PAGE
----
Colleagues of Zaidi told Agence France-Presse that he “detested America” and had been plotting such attack for months. Zaidi’s family contested this statement saying his actions were spontaneous.
A day after the shoe throwing incident, Zaidi is still being detained by the Iraqi Government. Officials in Prime Minister Nouri al-Maliki’s office refused to comment on his condition or on whether he’s be criminally charged. Iraqi officials said he faces up to seven years in prison – some account said two years – for committing an act of aggression against a visiting head of state. Zaidi’s family said they had not heard from Zaidi since his arrest and that a police officer who picked up Zaidi’s cell phone at midnight Sunday had threatened the family.
Saddam Hussein’s former lawyer today said he was forming a team to defend al-Zaidi. “So far, around 200 Iraqi and other lawyers, including Americans, have expressed willingness to defend the journalist for free,” the Amman-based Khalil al-Dulaimi said. “Our defense will be based on the fact that the US is occupying Iraq, and resistance is legitimate by all means, including shoes,” Dulaimi added.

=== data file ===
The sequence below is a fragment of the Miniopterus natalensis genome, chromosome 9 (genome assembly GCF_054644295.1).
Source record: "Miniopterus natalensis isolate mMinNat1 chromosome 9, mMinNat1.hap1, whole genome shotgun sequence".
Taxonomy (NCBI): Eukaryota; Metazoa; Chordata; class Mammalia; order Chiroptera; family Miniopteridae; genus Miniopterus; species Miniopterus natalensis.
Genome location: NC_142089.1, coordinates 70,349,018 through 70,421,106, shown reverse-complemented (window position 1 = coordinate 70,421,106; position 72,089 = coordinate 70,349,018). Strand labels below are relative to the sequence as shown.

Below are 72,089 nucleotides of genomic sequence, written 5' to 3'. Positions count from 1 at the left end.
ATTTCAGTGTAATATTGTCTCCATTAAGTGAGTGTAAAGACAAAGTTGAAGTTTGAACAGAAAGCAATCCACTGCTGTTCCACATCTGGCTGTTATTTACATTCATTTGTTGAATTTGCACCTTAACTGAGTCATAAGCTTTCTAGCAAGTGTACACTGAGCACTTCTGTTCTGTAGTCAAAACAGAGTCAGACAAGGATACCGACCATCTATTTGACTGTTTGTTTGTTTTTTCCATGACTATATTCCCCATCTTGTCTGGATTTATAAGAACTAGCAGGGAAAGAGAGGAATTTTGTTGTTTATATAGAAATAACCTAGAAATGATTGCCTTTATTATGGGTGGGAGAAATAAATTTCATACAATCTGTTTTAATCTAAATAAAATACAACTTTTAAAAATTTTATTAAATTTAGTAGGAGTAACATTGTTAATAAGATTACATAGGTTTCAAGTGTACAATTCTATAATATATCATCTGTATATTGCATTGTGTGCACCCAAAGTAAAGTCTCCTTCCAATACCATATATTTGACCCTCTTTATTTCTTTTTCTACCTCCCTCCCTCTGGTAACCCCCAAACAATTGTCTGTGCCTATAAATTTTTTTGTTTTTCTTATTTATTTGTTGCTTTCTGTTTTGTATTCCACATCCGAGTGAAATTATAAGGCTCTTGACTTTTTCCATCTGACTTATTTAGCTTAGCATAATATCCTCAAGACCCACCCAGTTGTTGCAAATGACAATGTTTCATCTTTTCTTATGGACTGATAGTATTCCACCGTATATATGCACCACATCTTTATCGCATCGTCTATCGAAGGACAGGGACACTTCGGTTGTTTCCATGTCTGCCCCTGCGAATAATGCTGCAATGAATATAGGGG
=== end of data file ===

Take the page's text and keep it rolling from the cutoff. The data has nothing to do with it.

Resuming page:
A Libyan charity group, Wa Attassimou, chaired by leader Muammar Gaddafi’s daughter, has given him a bravery award. “Waatassimou group has taken the decision to give Muntazer al-Zaidi the courage award … because what he did represents a victory for human rights across the world,” the group said.
One thing to remember in all of this, no matter where you stand on the war in Iraq, Zaidi could not have thrown his shoes at Bush, much less survived doing this silly act, without the freedom of democracy. And what many people also need to remember, is that if any one of us here in the United States threw a shoe at a head of state, we’d end up on criminal charges too. So Zaidi’s employer needs to realize this. It’s called, you commit a crime, you go to trial and if found guilty or plead guilty, possibly jail.